If Football's a Religion, Why Don't We Have a Prayer?: by Jere Longman
By Jere Longman
The final time a Philadelphia specialist activities workforce gained a championship, Ronald Reagan used to be within the White residence and go back of the Jediwas #1 on the field workplace. No urban with all 4 significant activities -- soccer, basketball, baseball and hockey -- has long gone longer and not using a championship. The neighborhood NFL franchise, the Eagles, has no longer gained a titlesince 1960, placing its committed enthusiasts via many years of futility and heartbreak.
But eventually, in 2004, following 3 consecutive wrenching losses within the NFC championship video game, the beleaguered Eagles eventually had a shot. After celebrity huge receiver Terrell Owens injured his ankle, the fanatics reacted with a unusual mix of wish and dread, yet caught by way of the staff. And whilst Owens back for the tremendous Bowl, the town sat poised, in the end, at the verge of carrying salvation.
In the culture of Fever Pitch and Rammer Jammer Yellow Hammer, and peppered with riotous anecdotes in regards to the superfans, grandstand brawlers and soccer lunatics who make Philadelphia essentially the most pleasing areas in the USA to observe a online game, If Football's a faith, Why do not we've got a Prayer? is the hilarious daily account of the operatic ardour of Eagle lovers, because it threatens to spin uncontrolled within the dizzying buildup to the team's first visual appeal within the great Bowl given that 1981. From the city's annual Wing Bowl, a near-mythological gastronomic fete within which contestants try to consume their weight in chook wings, to oversize and outlandish Eagle garden undefined, to hygiene-defying contests for playoff tickets, Eagle enthusiasm is raised to a weird and wonderful new point. Even Pennsylvania's governor, Ed Rendell, a season-ticket holder, will get in at the act, splitting his tasks among the nation residence and an area activities cable channel, the place he spends hours interpreting every one Eagles game.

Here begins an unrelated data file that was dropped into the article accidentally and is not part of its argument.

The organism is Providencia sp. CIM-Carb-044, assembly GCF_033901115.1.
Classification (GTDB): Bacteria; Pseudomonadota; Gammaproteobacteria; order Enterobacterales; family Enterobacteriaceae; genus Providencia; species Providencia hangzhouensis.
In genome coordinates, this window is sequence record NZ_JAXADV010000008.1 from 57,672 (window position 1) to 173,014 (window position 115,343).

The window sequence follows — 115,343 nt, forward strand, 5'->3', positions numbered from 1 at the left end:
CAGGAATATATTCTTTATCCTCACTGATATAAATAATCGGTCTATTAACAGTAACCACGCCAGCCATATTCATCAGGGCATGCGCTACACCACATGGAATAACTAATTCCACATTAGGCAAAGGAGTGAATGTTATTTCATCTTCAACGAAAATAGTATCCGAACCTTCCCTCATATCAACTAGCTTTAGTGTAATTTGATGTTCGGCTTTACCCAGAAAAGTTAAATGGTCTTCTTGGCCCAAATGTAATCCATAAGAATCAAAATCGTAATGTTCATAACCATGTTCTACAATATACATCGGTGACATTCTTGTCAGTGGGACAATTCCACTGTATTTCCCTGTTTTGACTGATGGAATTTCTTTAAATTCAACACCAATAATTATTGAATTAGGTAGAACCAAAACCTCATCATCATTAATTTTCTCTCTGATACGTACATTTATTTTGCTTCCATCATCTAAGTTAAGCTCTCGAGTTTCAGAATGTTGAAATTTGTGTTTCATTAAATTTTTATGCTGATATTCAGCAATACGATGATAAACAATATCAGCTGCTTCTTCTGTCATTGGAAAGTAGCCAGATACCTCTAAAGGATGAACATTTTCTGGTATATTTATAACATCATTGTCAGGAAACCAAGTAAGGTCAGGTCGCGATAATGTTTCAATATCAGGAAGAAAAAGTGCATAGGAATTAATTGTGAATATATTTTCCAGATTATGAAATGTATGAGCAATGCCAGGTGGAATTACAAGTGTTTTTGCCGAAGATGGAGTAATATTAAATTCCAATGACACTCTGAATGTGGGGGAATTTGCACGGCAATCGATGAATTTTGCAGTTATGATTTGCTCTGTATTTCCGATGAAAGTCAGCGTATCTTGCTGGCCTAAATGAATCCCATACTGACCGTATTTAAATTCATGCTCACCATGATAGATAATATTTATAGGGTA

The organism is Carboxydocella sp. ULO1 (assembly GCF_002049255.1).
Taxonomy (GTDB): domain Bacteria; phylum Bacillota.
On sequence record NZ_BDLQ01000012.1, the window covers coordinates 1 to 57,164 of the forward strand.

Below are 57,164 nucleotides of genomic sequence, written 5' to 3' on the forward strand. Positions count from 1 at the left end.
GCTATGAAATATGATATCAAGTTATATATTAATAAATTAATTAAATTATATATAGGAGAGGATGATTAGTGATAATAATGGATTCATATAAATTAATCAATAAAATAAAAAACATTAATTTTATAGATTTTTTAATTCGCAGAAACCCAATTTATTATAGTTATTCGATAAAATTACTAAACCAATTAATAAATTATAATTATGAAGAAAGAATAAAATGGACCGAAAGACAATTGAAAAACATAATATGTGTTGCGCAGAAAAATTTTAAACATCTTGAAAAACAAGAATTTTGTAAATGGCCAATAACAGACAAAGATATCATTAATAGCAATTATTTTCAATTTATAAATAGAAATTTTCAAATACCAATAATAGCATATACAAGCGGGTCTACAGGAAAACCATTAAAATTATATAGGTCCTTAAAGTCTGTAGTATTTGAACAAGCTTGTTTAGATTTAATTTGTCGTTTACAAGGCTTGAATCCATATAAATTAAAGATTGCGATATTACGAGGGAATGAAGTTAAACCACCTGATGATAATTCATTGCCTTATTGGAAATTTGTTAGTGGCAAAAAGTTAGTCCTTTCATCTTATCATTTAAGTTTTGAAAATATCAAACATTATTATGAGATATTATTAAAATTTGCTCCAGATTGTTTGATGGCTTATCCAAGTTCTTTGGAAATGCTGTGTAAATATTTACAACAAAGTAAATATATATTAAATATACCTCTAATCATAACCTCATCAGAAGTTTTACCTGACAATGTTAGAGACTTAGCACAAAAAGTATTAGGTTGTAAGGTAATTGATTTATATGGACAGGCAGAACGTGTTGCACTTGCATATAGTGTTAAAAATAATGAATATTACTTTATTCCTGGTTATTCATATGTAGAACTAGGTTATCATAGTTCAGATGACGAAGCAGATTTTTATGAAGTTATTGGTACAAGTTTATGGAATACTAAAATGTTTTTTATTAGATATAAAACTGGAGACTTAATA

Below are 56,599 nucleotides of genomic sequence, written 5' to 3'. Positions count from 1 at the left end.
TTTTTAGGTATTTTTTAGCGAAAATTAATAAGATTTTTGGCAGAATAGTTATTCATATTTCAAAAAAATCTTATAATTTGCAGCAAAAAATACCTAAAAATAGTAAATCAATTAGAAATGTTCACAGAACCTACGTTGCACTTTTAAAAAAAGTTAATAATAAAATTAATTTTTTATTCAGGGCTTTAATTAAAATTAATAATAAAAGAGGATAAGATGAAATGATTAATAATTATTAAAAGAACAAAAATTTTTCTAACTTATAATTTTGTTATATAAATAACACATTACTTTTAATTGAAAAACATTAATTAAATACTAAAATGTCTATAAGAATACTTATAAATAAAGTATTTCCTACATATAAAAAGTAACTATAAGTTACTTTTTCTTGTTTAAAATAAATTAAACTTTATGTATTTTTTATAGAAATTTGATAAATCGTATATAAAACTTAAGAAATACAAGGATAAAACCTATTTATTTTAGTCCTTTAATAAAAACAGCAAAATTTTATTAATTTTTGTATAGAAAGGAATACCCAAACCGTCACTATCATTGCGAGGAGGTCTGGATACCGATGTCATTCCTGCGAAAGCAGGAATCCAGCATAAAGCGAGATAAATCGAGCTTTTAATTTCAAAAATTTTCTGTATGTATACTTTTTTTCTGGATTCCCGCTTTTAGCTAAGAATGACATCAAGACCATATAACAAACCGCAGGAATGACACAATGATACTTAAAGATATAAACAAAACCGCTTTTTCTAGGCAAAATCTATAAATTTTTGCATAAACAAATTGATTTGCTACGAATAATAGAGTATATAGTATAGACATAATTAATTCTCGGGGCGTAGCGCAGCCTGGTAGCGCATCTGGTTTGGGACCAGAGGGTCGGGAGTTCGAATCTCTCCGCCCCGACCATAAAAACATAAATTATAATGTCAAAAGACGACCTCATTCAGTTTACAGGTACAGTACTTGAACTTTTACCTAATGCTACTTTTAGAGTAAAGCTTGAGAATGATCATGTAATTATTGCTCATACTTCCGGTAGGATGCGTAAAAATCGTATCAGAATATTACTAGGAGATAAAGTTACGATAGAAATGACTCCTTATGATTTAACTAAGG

With unheard of aspect and firsthand reporting, New York Times sportswriter and longtime resident of Philadelphia Jere Longman finds what occurs whilst the losingest activities city in the USA ultimately has a shot at successful it all.
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Additional info for If Football's a Religion, Why Don't We Have a Prayer?: Philadelphia, Its Faithful, and the Eternal Quest for Sports Salvation
The mayor urged fans to let the Eagles know they favored Williams. They did so with such rapaciousness that it overwhelmed the team’s phone system, leaving Eagles officials incensed. This was a team with the sense of humor of a potato famine. Cataldi, the radio host, gathered a rowdy group called the Dirty Thirty for a bus trip to New York for the NFL draft. They planned to protest Philadelphia’s selection if it was not Williams. Cataldi said the protest was Rendell’s idea, and Rendell said it was Cataldi’s.
Leaving the press box, I got on an elevator packed with fans, none of them yelling “Dallas sucks” or even talking excitedly of having beaten the Cowboys. The Eagles had won yet another title in the NFC East and had clinched home-field advantage throughout the conference playoffs, but no one celebrated. The outcome of the game did not matter nearly as much as the severity of Owens’s injury. ” I asked the group of fans as we descended to the ground floor. Several shook their heads. Then, finally, a season-ticket holder named Mary Ann Haggerty nodded.
There could be no more astringent disloyalty. Eagles fans wore “Dallas sucks” T-shirts and ranted against the Cowboys on the radio and cheered when receiver Michael Irvin lay motionless on the Veterans Stadium turf with a career-ending injury in 1999 and even chased after Dallas icons with power tools. On September 30, 1996, before a Monday night game against the Cowboys, cousins Steve and Dominic Yanni arrived at Cataldi’s pre-game radio show outside the Vet with an inflatable sex doll. The doll was draped in the jersey of Dallas quarterback Troy Aikman.